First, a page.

Opinion: On Zell Miller as a model for Georgia


An outpouring of sympathy and respect from those he fought with and against, and from many others who never even met him. A visitation by a trio of former presidents, only one of whom was from his state and only two of whom belonged to his political party. An occasion for reflection on Georgia, and Georgians’ lives, both before and after he made his imprint on it, and them.

This is what the end of a statesman’s life looks like.

Zell Miller left public life officially not quite six months ago, and in largest part years earlier. Yet, he’ll never fully leave us. That’s what happens when an entire generation of Georgians is better off because a man’s vision for them came to life.

The key words there are “for them.” Miller taught at Young Harris College, but the scholarship for which he’s known was for the benefit of students, and not just at his hometown school. Georgians know all about HOPE, and the pre-K program also funded by the state lottery Miller created. They might not recall his efforts to build up the port at Savannah, now one of the state’s leading economic engines. Even his failures mattered: Miller wasn’t able to remove the Confederate battle emblem from the state flag, but the debate he started helped his successor, Roy Barnes, do it.

“He was one of the best public servants we’ve ever seen in Georgia,” Jimmy Carter said at Miller’s public funeral Tuesday, between remarks by George W. Bush and Bill Clinton.

“I think what the people appreciated is he governed on what he campaigned on,” former governor and current U.S. Agriculture Secretary Sonny Perdue said Wednesday at a service at the state Capitol. “He was determined, he could be very forceful and decisive, and he knew where he wanted to go. …

“Many people in the United States (then) considered Georgia kind of a backwater state. And yet Zell Miller, I think, put Georgia on the rails to become a modern state, a progressive state, and a state of achievement.”

Miller was a Democrat, but Perdue, a Republican, did not use that word, “progressive,” in the sense common today — not about Miller, who championed Bush’s re-election as president in 2004 and Nathan Deal’s re-election as governor in 2014. Rather, he meant the realization of progress by addressing the real concerns of real people. By the time Miller left office, that backwater state had hosted the world at the 1996 Summer Olympics.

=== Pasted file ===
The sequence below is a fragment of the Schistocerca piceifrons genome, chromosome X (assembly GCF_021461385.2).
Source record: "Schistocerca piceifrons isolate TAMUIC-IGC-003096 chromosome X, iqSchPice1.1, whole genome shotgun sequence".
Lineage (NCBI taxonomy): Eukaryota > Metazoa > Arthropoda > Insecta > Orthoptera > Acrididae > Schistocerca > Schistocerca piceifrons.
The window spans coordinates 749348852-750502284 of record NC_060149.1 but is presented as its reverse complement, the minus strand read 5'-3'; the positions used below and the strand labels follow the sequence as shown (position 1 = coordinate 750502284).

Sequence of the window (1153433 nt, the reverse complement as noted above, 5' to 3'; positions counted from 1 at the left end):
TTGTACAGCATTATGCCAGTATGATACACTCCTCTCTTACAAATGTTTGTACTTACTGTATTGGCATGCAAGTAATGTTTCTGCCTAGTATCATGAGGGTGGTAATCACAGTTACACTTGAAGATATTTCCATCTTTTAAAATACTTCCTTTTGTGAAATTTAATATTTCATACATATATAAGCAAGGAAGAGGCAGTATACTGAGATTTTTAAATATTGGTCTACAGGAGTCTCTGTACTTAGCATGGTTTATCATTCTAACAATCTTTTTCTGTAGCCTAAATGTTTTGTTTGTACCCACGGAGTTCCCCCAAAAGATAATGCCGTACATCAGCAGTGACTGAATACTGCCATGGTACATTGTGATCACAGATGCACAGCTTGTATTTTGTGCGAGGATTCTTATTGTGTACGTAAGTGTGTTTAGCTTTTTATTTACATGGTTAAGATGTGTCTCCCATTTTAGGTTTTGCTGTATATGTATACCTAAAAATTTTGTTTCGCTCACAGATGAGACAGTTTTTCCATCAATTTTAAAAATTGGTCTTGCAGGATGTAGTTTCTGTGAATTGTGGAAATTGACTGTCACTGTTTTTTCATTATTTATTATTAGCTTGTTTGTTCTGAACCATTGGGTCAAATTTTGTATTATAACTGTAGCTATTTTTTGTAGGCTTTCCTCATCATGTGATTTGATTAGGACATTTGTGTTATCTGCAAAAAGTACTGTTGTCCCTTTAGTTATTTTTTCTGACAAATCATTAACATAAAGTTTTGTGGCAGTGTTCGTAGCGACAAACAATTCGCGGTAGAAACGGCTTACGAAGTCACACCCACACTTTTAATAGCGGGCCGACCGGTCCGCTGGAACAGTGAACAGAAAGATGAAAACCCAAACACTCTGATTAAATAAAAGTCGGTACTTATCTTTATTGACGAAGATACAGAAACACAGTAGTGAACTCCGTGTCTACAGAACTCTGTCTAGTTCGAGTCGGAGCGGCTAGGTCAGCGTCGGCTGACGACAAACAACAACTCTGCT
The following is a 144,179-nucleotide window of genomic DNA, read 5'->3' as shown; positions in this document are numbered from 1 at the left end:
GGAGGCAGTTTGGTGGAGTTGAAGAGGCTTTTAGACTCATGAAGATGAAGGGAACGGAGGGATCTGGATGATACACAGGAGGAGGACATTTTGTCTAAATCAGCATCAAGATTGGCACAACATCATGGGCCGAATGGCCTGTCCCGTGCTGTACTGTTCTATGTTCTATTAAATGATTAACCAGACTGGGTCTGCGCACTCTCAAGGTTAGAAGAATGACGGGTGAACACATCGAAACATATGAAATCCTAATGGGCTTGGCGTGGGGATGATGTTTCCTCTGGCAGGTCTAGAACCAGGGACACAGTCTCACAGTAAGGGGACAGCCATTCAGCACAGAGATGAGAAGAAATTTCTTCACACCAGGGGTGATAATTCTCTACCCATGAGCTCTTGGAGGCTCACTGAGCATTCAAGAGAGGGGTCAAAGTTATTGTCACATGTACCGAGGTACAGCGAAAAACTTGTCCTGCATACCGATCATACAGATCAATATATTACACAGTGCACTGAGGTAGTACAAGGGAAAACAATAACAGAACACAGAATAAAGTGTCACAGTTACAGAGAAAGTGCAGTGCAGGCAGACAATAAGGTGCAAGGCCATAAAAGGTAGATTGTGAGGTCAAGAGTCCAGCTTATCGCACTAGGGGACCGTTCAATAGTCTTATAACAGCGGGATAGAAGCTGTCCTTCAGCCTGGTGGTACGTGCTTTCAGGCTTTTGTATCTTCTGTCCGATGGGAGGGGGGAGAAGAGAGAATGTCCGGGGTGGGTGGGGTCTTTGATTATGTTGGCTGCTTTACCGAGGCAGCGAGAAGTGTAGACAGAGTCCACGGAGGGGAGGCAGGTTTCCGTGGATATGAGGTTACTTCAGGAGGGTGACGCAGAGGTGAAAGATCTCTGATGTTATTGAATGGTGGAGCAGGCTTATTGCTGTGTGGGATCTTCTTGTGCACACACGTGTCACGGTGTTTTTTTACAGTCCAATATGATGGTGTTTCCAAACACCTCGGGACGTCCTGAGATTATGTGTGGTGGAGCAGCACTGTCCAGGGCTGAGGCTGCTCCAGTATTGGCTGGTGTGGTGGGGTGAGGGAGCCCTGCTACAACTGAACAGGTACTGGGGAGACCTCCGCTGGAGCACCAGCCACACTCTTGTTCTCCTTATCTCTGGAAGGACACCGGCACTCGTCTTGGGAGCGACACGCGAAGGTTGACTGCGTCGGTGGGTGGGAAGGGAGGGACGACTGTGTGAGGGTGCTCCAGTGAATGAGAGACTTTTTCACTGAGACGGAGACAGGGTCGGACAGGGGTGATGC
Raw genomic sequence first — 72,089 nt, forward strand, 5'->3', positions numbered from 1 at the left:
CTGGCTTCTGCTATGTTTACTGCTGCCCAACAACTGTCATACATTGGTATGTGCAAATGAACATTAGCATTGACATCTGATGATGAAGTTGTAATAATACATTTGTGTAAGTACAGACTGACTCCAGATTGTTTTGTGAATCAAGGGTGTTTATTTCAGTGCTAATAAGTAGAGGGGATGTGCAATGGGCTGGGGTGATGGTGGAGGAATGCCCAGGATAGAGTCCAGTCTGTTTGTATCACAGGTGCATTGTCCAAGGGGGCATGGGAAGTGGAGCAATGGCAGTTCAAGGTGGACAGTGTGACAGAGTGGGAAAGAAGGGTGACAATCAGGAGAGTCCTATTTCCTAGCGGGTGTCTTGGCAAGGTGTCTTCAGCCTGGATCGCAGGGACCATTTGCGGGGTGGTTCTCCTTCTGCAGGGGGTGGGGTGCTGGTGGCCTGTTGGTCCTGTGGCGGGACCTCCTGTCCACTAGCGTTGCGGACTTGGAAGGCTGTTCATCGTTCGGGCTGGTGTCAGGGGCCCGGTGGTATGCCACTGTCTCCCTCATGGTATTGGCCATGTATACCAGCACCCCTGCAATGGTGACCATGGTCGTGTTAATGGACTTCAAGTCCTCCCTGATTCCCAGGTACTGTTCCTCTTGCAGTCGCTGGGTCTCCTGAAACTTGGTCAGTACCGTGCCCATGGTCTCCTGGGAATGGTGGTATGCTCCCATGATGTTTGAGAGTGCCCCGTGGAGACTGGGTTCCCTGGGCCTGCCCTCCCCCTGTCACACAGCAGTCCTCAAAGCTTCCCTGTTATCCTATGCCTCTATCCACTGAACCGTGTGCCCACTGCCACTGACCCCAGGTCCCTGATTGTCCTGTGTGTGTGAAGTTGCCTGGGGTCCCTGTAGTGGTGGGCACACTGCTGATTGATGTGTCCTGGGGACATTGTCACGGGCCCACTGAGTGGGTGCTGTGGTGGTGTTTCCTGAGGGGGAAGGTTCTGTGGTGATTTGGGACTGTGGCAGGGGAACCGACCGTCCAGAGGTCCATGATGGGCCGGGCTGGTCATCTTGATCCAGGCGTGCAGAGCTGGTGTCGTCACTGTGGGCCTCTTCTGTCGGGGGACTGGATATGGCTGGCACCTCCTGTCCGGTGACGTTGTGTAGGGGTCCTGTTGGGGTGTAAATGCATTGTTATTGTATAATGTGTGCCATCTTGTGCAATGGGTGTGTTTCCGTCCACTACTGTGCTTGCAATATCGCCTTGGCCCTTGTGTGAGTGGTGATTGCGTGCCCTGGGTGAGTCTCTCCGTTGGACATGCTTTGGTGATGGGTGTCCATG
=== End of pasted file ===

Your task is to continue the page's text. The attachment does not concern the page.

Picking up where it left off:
“It was a pivotal time in the life of Georgia,” Deal observed Wednesday. “It represented a shift away from the status quo, a movement into the more progressive era that continues even today. That transition was difficult and dominated by large personalities, of which former Speaker of the House Tom Murphy and Zell Miller were at the forefront.”

Another forward-thinking speaker, David Ralston, serves today and by all indications will remain in place next year. Deal also fits the mold, but he’s wrapping up his second term; the race to replace him will be under way in earnest just as soon as the General Assembly gavels out Thursday. The question for voters is whether there’s a candidate of Miller’s caliber, of his inclination toward true public service.

Work your way backward from this week’s remembrances of Miller. Which candidate(s) can offer his ambitious, determined, even selfless approach?

Georgia, find yourself a governor who’ll look at you the way Zell Miller did.


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